I am not a Chicagoan by birth, although I am a Great Lakes Upper Midwesterner. Born and reared in Milwaukee, roughly eighty miles north across the Illinois/Wisconsin state line, I moved to Chicago at the turn of the century after having spent the three previous decades living everywhere from New York City to Miami — if seldom for longer than a couple of years in succession — and, so it often has struck me, all points in-between. For reasons too tedious to enumerate, mine has been a gypsy/military brat existence. So that, their having become part of the tidal rhythm of my life, I ordinarily am unfazed by departures, good-byes, so longs, fare-thee-wells, sayanora’s and see ya’s. I typically do leave-takings standing on my head, and I needn’t qualify them, or console myself, with ‘until next time’ or ‘til we meet again.’ I remain too long in one place, I get…antsy. Nor am I partial to looking back — in anger or other ways.

Now, there are a number of time-honoured ways for denizens of the broad-shouldered city to take their leave of Chi-town, and while each may strike the non-resident as more dubious than the next, to a true Chicagoan — one, that is, who pronounces it ‘Chicawgwinn’ — they do not constitute reason enough to bestir the arching of a mildly interested eyebrow.

One, is to hightail it out of town, oftimes ‘riddled with bullets’ and bleeding, hotly pursued by the Law (or, alternatively, one’s fellow armed-and-dangerous, homicidally maniacal, professional hoodlums) for having committed a crime (or, alternatively, grave and unpardonable error in judgment) serious enough to merit such pursuit.

This is said to occur less often these days than it did in the past, but until I see the statistics, I’m not buying it.

Another, is to be escorted out of town by the Law, typically in handcuffs, less often in leg shackles, to a state prison or federal penitentiary. Al Capone, for example, was partial to this type of exit.

This is not said to occur less often these days than it did in the past, but until I see the statistics, I’m buying it.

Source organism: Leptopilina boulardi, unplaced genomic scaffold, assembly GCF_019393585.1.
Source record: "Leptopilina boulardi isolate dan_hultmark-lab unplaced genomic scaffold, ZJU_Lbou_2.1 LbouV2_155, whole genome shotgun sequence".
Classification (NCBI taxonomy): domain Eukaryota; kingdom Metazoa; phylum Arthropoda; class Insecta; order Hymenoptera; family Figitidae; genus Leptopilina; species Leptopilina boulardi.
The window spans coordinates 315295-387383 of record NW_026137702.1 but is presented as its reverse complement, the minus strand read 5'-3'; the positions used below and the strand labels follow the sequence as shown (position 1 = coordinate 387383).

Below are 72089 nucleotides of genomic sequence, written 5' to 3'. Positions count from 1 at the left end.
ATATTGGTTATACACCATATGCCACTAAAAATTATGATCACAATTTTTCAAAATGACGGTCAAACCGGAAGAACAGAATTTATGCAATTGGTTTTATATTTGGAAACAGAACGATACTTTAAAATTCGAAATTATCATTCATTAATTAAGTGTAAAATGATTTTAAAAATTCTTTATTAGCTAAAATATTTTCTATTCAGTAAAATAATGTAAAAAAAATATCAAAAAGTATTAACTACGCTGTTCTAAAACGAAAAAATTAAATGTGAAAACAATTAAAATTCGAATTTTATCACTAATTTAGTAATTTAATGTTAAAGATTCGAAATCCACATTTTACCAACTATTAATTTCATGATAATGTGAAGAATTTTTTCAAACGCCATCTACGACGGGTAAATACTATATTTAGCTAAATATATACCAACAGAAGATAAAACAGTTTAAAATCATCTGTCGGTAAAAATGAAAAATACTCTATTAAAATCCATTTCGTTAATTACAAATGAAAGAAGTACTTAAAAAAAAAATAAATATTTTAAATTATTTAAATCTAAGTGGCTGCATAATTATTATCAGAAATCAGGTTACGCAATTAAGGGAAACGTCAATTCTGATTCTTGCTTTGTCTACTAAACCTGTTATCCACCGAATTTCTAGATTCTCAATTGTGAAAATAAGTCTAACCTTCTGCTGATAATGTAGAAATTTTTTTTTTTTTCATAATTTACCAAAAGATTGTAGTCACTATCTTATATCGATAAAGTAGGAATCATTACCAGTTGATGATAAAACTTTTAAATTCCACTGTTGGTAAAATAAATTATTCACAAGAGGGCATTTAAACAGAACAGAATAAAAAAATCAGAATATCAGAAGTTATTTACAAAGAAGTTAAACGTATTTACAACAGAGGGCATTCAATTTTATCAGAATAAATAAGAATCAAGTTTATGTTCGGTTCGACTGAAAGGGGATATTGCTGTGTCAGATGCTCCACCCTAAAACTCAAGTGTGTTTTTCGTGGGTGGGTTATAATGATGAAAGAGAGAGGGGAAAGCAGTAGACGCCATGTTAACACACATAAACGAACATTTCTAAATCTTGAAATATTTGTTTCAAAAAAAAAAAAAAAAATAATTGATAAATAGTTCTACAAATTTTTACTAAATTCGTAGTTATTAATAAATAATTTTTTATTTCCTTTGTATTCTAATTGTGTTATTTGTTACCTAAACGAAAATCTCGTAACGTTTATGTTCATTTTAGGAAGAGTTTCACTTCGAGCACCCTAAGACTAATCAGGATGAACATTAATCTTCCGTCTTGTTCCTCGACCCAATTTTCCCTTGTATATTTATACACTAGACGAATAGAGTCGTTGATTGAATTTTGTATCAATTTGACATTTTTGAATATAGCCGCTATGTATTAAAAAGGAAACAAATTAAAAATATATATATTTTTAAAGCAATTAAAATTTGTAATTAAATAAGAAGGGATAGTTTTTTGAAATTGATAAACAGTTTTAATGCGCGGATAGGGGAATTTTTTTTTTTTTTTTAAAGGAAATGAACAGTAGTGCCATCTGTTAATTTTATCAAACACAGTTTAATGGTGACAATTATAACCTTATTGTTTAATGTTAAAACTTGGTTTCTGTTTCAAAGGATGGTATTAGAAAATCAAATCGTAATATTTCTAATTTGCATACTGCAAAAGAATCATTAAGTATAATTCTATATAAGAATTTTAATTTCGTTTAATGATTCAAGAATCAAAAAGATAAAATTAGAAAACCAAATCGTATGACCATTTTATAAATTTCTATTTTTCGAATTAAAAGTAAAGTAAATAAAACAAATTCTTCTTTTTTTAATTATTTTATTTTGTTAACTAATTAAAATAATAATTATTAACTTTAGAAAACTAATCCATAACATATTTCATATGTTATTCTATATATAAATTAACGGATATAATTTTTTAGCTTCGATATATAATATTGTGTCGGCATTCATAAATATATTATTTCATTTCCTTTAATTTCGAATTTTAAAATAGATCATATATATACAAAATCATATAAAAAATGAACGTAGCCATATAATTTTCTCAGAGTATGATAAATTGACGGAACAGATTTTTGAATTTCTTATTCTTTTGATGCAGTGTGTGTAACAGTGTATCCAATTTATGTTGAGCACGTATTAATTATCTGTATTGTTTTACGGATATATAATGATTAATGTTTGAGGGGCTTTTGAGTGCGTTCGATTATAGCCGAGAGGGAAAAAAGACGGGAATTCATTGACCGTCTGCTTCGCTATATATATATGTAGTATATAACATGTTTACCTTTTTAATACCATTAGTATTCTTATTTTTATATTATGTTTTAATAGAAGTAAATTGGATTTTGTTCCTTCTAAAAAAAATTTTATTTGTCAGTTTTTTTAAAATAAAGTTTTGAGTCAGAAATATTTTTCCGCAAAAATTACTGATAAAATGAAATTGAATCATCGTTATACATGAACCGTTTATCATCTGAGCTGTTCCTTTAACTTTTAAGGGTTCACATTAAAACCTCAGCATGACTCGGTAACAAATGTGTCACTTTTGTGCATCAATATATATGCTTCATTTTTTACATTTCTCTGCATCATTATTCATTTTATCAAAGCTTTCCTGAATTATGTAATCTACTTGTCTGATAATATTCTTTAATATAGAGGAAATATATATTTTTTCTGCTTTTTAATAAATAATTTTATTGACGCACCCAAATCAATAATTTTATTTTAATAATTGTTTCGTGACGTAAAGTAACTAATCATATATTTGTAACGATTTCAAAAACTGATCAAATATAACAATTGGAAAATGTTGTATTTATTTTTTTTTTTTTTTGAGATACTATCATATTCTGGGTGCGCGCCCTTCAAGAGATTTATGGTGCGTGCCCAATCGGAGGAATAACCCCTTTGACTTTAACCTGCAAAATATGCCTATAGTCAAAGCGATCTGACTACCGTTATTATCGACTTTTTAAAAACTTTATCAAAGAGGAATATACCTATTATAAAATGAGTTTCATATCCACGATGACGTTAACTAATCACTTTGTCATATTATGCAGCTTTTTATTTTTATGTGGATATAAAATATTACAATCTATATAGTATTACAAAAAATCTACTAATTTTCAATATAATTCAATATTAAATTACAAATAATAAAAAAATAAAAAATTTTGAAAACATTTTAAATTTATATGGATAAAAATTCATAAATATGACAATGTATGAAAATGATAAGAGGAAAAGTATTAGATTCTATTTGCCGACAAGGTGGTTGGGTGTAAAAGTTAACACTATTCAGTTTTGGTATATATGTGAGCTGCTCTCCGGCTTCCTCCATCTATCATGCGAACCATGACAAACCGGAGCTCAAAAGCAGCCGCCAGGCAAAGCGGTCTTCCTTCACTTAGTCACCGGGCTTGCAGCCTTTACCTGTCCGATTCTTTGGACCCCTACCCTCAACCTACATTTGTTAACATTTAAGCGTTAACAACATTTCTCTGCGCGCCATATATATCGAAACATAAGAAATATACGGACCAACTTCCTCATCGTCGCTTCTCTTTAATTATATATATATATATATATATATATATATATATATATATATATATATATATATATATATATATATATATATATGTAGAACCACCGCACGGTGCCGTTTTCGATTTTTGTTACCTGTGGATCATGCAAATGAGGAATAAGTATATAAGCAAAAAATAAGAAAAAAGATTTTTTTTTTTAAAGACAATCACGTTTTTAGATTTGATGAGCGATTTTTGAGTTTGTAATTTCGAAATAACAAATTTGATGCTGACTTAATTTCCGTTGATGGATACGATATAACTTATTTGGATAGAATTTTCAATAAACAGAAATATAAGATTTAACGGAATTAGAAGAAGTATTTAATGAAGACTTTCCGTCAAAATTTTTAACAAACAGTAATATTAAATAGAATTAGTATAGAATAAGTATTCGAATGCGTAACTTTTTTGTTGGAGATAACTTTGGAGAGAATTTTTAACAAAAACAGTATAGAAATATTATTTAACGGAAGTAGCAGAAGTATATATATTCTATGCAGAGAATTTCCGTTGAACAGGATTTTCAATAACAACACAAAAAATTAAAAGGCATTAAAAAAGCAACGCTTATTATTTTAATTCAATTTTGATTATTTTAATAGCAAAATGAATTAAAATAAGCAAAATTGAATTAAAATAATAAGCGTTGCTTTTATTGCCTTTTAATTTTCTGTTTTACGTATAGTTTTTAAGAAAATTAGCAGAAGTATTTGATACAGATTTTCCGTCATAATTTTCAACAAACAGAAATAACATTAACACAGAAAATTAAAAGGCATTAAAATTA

Yet a third, is to depart the city at precisely the same moment that one departs the planet itself — pronounced ‘da ert’ — typically in a cement suit, pine box, or fifty-five-gallon drum, customarily after having been ‘struck down’, routinely in ‘a hail of gunfire’. John Dillinger, for instance, much-favoured the approach.

This is said to occur more often than it did in the past, but I don’t need to see statistics to know that this is so.

In my own case, I found myself flouting tradition. Which is to say that when, four months ago, I left the city, it was of my own volition. Not that I left eagerly, much less glady, but I did do so voluntarily, without a whiff of coercion or hint of violence.

I did not skedaddle or ‘blow town’ under cover of darkness. I was not chased or obliged to leave at the invitation of either local law enforcement or with the encouragement of neighbourhood thugs. There were no fisticuffs, handcuffs, bullets or blood. No one threatened me, or, if they did, the threat never reached my ears. There wasn’t even an exchange of verbal unpleasantries.

While living in the city, it is true that my son was stomped nearly comatose in an after-hours West Side skinhead bar — rushed to the hospital, it required three dozen stitches, staples, and sutures to sew his scalp back onto his bruised, bloody, twenty-three-year-old swollen hive of a noggin — but while my son stayed, I left altogether peacefully, and, as I say, of my own accord. If it was as melancholy a parting as I ever have experienced, it likewise was a strictly uneventful one.

On the other hand, if, at risk of cliché, Chicago can be said to be an existential state of Midwestern mind and heart and soul—tough mind, capacious heart, blue, bluesy soul — then perhaps I never left at all. Perhaps I am there still.